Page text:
Directorate General for Enterprise and Industry 8 Access to Finance Warwick Business School – no significant differences in likelihood of using external finance between white and ethnic minority owned business- some 80% of SME have used external sources of finance in last 3 years –25% of ethnic minority entrepreneur report lack of self –confidence with finance (Average 16%) –ethnic minority owned businesses have significantly lower overdraft limits than white owned business (L 18.000 versus L 35.000 ) –no significant differences in the size of term loans by gender or ethnicity –no significant differences in rejections or discouragement rates by gender, ethnicity or growth rate
Directorate General for Enterprise and Industry 9 Access to Finance ethnic minorities entrepreneurs raise funds from family, then from the same ethnic minority community, and then from banks all banks say to treat finance requests from ethnic minorities in the same way than from white citizens often banks are reluctant to finance start-up businesses irrespective of gender, ethnicity or growth prospects bank clerks have to reach given profit targets, failure to meet them will reduce their promotion prospects Basel II will increase the transparency requests by banks, high risk will lead to higher interest rates, lower risk to lower interest rates
Directorate General for Enterprise and Industry 10 Access to finance a large number of ethnic minority entrepreneurs request micro- loans with less than 25 000 they are often unable to offer sufficient guarantees poorly presented business plans and moderate business situations have an impact on the size and the cost of loans, even if they can assure credit institutions of good market opportunities do ethnic minority entrepreneurs communicate efficiently with banks clerks (language, behaviour, clothing)?.
Directorate General for Enterprise and Industry 11 Best practices for finance of ethnic minority entrepreneurs all public promotional banks ( KfW, BDPME, ICO) offer their loans to all SME irrespective of gender and ethnicity also Commission financial instruments managed by EIF are offered to all SMEs some banks are promoting finance of ethnic minority entrepreneurs such as Cooperative Banks in Italy for reason of corporate social responsibility (in form of reduced guarantee requirements) Dutch cooperative banks with specific loans for ethnic minorities Specific measures issued by Member States in disadvantaged urban areas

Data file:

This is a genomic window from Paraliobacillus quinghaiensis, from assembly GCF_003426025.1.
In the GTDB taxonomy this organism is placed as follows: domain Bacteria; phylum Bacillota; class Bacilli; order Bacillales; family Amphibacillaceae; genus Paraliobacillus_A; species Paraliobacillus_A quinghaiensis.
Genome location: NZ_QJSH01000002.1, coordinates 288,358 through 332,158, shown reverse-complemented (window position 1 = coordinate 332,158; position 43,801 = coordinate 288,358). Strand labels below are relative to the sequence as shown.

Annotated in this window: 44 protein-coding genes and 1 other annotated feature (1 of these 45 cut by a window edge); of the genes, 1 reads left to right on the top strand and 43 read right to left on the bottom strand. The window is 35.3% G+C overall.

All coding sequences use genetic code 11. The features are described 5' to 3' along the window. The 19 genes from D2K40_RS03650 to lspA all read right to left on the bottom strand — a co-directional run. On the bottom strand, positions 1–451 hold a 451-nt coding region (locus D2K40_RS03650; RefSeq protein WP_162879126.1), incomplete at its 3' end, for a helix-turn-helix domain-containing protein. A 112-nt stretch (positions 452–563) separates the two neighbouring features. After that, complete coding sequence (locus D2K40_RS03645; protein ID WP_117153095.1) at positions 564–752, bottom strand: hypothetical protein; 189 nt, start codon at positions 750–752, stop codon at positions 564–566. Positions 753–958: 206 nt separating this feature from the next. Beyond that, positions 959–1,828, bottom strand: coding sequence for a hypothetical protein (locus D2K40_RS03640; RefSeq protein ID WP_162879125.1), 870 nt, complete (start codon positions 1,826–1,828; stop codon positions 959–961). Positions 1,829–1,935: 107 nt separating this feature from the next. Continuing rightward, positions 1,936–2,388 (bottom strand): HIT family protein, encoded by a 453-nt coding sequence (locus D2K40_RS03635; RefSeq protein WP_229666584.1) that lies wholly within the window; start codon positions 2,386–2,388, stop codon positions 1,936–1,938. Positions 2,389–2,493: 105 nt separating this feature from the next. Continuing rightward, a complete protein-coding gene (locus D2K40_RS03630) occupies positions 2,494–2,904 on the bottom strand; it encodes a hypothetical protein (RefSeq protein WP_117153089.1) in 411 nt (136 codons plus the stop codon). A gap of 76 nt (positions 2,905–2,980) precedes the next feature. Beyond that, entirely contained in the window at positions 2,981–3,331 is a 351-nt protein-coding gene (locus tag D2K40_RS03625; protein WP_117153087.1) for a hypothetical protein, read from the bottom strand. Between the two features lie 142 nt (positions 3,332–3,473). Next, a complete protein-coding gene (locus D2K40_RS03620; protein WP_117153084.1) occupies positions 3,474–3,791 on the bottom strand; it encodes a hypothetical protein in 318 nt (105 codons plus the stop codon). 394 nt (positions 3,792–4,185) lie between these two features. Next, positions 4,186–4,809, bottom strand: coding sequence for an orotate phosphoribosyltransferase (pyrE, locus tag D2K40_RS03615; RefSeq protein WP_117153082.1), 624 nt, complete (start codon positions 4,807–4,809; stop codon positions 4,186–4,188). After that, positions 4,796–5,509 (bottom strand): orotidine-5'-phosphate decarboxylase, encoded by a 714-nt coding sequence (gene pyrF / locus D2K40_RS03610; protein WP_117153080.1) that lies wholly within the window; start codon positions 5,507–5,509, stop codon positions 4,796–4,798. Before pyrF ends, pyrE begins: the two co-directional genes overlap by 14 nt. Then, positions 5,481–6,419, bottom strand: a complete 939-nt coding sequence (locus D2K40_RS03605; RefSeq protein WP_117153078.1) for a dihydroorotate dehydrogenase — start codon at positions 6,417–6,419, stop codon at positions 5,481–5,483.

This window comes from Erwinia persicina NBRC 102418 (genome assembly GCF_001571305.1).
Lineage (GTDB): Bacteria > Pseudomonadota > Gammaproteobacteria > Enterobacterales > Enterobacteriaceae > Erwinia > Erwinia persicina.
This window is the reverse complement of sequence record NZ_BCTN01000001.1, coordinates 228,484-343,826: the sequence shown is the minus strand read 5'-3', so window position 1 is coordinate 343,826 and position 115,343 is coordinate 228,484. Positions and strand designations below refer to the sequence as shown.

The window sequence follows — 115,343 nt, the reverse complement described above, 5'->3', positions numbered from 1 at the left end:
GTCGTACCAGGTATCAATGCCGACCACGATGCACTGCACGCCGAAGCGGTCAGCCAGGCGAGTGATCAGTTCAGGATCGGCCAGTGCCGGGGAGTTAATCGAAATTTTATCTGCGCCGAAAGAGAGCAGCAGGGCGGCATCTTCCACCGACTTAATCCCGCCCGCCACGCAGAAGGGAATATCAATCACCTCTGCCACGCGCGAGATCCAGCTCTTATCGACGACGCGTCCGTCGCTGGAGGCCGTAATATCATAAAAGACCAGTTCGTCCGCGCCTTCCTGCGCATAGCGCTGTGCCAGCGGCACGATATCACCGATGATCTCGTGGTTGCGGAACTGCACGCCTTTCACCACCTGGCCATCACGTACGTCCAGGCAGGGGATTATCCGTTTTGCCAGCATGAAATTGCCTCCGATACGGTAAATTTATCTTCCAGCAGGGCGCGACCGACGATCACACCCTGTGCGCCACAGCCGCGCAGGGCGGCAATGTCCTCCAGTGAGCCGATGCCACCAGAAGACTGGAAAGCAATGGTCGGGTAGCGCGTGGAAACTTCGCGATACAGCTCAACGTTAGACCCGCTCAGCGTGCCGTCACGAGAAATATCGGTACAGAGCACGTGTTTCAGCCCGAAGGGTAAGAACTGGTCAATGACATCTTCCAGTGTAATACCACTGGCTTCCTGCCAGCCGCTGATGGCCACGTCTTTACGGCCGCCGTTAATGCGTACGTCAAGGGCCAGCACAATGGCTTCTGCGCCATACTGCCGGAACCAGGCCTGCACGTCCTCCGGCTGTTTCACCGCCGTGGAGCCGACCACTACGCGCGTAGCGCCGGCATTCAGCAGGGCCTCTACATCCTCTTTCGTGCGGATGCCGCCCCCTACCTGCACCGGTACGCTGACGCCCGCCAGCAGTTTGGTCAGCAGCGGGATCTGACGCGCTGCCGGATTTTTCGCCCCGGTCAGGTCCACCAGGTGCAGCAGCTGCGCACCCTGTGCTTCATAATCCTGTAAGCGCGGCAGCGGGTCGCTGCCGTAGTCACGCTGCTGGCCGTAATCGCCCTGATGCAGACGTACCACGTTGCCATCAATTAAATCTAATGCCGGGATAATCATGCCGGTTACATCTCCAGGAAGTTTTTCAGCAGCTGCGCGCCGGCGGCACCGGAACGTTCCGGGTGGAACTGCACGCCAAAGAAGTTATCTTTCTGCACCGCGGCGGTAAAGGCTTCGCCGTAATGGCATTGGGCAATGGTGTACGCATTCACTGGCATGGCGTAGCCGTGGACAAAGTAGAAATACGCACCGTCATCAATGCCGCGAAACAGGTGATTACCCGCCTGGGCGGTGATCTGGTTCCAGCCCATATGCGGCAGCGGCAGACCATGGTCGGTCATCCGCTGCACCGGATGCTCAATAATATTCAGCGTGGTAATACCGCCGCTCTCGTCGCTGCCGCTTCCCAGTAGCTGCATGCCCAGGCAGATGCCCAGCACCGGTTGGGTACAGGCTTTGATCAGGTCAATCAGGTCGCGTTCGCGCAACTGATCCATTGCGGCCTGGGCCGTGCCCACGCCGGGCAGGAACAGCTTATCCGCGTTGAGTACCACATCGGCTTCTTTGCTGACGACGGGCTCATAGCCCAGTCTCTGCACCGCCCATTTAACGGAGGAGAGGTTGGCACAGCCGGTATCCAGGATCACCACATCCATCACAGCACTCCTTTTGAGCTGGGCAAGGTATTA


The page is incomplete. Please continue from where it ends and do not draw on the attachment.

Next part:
Directorate General for Enterprise and Industry 12 Business opportunities for ethnic minorities by filling market gaps – taking over small shops from native traders (retirement, decline of turnover in depressed urban areas with high immigrant density – creation of new shops in urban areas for citizens without car by creation of new markets for specific products or services –ethnic fast food franchising with high quality service (food is safe, fresh and low fat) –tour operator for holidays in the country of origin (e.g. Turkish tour operator in Germany) –personal and health services for the ageing society in particular for women –arrival of highly skilled academics (financial analysts, software experts) as employee could lead in several years to new start ups, as Asian immigrants in California have successfully shown
Directorate General for Enterprise and Industry 13 Specific actions of the DG ENTR Ethnic minority entrepreneurs are a specific target group in the entrepreneurship action plan ( 2004) Launch of a study on best practices for ethnic minority entrepreneurs Network of member states experts on ethnic minority entrepreneurs Final report and conference in 2007 THANK YOU FOR YOUR ATTENTION
Directorate General for Enterprise and Industry 14 Thank you for your attention